Meet The Chocolate Chip Queen Who Sells $4 Million In Cookies In 12 Days

Welcome to Chocolate Chip Cookie Week, celebrating one of America's most iconic and widely loved comfort foods. 

Imagine earning $4 million in 12 days selling chocolate chip cookies. That's the life of St. Paul, Minnesota native Martha Rossini Olson, better known to Minnesota State Fair attendees as Sweet Martha of the extremely successful Sweet Martha's Cookie Jar. Along with her partners—husband Gary Olson, life-long friend Neil O'Leary, and his wife Brenda—Olson has been serving up oven-hot, baked-on-the-spot chocolate chip cookies to hungry fairgoers every summer for nearly 40 years. And for many of those years, I was one of them.


For a kid growing up near the border of Superior, Wisconsin and Duluth, Minnesota, the Minnesota State Fair was a summer destination. I would spend the three-hour car ride there dreaming about stuffing my face full of everything from deep-fried cheese curds to fry-bread tacos. But I was always especially excited about the chocolate chip cookies. Sweet Martha's Cookie Jar cookies are worth the long line wait. They epitomize the phrase "just like mom used to make," and are a real no-fuss kind of cookie that can be enjoyed plain or dunked in milk. Served hot, they are sweet, soft, and thin, and each bite is met with the sort of gooey chocolate only a fresh from the oven cookie can deliver. And there a lot of bites. Sold by the pail, an order of Sweet Martha's gets you approximately four dozen cookies to enjoy. There are no restrictions, no watching your weight, no worrying about cavities, and that's a delicious sort of freedom.


The Takeout chatted with Olson to talk about her interesting cookie career and its history.

The Takeout: After nearly 40 years at the Minnesota State Fair, what's changed and what hasn't?

Martha Rossini Olson: The Fair has always been a draw for numerous reasons, but now more than ever, there seems to be a major emphasis on food. Every year, Minnesotans look forward to learning what the new foods are. Eating habits and preferences also seem to have evolved over the years. Back when we started in 1979 at the Fair, a larger percentage of the food stands were full-service, sit down eateries. Now, when you go to the fair, many of the dining halls are gone and a lot of the food now is quick serve or window service.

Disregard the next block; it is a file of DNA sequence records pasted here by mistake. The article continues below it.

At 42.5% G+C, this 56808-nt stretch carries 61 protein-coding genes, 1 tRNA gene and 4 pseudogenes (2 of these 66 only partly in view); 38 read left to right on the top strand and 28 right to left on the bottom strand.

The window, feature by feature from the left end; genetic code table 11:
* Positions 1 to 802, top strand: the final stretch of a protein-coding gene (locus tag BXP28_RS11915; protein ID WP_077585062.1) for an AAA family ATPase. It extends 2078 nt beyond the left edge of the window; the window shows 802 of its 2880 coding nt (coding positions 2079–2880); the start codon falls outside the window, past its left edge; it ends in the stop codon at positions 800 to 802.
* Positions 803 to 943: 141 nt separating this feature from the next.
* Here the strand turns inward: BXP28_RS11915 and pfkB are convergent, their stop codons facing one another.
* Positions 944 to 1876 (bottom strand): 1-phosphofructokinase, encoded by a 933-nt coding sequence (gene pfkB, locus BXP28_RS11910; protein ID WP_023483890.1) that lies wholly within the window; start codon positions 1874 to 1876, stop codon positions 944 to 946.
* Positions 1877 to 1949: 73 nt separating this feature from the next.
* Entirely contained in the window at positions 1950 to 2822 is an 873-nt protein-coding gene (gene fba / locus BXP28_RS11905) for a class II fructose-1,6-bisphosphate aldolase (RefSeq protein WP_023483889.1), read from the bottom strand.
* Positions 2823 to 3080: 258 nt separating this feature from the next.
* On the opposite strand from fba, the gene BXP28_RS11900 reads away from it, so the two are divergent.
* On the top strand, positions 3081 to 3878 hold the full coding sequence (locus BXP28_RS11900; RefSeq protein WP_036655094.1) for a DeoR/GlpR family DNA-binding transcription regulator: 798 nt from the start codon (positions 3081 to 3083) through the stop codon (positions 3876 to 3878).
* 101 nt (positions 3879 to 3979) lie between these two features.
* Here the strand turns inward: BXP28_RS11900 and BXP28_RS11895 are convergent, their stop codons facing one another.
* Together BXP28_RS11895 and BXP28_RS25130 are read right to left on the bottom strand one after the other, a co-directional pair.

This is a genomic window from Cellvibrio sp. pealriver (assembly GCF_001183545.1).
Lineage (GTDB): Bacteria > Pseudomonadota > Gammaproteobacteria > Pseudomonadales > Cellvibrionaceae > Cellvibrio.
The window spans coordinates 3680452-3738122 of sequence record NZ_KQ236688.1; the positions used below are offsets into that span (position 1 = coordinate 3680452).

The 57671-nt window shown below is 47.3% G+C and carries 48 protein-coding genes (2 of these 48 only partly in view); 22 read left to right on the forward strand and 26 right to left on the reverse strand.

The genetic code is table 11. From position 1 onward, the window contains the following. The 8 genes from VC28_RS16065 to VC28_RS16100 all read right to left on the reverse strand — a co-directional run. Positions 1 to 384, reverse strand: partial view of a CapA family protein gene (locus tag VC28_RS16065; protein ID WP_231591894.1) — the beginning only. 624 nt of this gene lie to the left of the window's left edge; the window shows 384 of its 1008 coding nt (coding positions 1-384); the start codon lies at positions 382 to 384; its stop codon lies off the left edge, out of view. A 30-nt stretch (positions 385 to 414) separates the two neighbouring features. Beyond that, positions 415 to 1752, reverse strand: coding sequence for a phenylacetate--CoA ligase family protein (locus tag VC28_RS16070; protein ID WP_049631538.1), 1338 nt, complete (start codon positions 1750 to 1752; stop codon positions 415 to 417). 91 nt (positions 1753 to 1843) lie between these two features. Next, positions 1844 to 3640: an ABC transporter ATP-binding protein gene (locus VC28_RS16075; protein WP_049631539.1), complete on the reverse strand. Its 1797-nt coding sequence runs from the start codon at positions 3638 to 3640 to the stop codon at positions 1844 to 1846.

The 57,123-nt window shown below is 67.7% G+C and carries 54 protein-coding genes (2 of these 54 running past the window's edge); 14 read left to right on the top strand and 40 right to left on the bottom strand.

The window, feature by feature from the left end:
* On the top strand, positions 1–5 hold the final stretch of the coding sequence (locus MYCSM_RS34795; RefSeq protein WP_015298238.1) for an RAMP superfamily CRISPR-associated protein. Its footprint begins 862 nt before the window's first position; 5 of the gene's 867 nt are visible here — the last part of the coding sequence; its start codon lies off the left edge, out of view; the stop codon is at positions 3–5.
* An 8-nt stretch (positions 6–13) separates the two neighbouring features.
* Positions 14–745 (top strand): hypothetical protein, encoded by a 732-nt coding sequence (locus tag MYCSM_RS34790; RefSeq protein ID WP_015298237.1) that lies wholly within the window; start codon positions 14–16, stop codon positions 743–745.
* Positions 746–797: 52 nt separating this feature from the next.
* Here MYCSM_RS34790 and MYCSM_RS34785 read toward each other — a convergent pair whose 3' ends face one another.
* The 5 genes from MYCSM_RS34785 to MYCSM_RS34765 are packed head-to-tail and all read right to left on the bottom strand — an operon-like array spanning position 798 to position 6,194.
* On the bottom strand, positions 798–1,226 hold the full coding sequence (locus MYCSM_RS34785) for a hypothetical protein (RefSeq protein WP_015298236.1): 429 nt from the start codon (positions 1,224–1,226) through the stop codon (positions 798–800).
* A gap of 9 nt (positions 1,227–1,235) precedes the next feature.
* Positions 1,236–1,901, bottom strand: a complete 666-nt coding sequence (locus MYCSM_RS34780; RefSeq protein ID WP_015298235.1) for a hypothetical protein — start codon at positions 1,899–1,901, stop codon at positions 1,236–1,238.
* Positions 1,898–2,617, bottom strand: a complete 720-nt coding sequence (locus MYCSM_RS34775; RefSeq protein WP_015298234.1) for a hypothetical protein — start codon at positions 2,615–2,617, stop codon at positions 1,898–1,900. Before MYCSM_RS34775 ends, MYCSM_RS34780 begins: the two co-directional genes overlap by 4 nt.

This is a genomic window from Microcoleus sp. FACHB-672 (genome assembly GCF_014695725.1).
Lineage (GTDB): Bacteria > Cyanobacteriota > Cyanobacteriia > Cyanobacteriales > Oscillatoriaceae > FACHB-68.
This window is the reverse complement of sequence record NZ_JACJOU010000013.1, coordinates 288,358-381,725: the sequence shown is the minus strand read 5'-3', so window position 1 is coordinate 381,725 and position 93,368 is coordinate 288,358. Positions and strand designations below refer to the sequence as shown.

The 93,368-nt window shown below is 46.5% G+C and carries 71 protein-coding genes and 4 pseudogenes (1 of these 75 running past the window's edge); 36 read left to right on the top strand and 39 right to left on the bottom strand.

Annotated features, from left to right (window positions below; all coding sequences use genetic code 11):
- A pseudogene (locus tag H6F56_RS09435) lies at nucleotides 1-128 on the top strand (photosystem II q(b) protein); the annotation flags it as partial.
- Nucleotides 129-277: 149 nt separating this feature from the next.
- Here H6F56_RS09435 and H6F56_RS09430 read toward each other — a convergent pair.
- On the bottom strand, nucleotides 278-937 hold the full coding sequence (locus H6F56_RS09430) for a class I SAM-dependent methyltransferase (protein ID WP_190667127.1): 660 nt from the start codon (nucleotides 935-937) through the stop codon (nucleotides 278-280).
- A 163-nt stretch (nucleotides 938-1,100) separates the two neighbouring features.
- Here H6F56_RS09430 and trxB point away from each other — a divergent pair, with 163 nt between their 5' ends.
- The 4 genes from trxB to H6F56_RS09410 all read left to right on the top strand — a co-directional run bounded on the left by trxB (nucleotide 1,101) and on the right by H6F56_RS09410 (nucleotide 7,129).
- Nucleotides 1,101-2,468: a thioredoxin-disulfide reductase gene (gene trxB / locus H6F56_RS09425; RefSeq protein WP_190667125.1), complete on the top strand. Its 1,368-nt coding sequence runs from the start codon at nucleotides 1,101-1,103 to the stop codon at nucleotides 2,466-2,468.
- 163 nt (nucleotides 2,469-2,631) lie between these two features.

TO: Even with all this food evolution, you're leading the pack with a tried-and-true classic. What do chocolate chip cookies mean to you? MRO: They're the all-American treat and remind me of growing up and having them fresh out of my mom's oven. In fact, everything she made was homemade. She baked almost every day.

TO: When you first started, you were working out of a small booth. Now you have three permanent buildings and are selling about 1 million cookies each day. Is there a moment when you realized how successful Sweet Martha's Cookie Jar would become?


MRO: The growth grew on us. We had no idea that our business would take off when we first started. And we're still in awe of how far we've come from the 9-by-11-foot booth we started with.

TO: Speaking of size, the Minnesota State Fair is the largest state fair in the United States by average daily attendance. What challenges does that present?

MRO: The most challenging part is trying to keep up with our growth. Whether it's within the confines of our buildings or recruiting new employees, there's always a new challenge to tackle.

TO: On the flip side, what's the most rewarding part of the business? MRO: The staff and the customers! We have employees that come back year after year, and it's like a reunion every year at the fair. And I love seeing the smiles on our customers' faces when they're handed an overflowing cone or pail of cookies. It's the best!

TO: Ah, yes, it's important to note that the cookies come in two sizes, a cone or a gallon pail, both overflowing. Whose idea was that and what was the thought process behind it?

MRO: Our wonderful crew helped come up with the ideas for the cone and the pail. The cone came first and the thought process behind it was to make it portable and to use it as a vehicle for marketing since the cookies are visible. As customers began asking for larger portions, the pail came along several years later. We adopted the same concept behind the cone and decided to overflow the pail with cookies.


TO: What do you the other 353 days of the year when you're not at the fair? A lot of work must go into preparing for those 12 days. MRO: That's exactly right, there is definitely a lot of work. In fact, it has become pretty much a year-round operation. Post fair, there are weeks of clean up. Then we work on taking inventory so we can place orders for supplies for the following year. We also recently launched our frozen cookie dough nationwide, which is now available in most Target stores. Then in February, we start working on staffing. In March, we start conducting meetings with our managers. We also sell cookies at various events on the fairgrounds throughout the summer, which leads us back to the Minnesota State Fair.

TO: How does it feel to know how important your cookies are to the customers? A lot of people spend those days, almost all year, looking forward to these cookies! MRO: We're very humbled, but also very thrilled.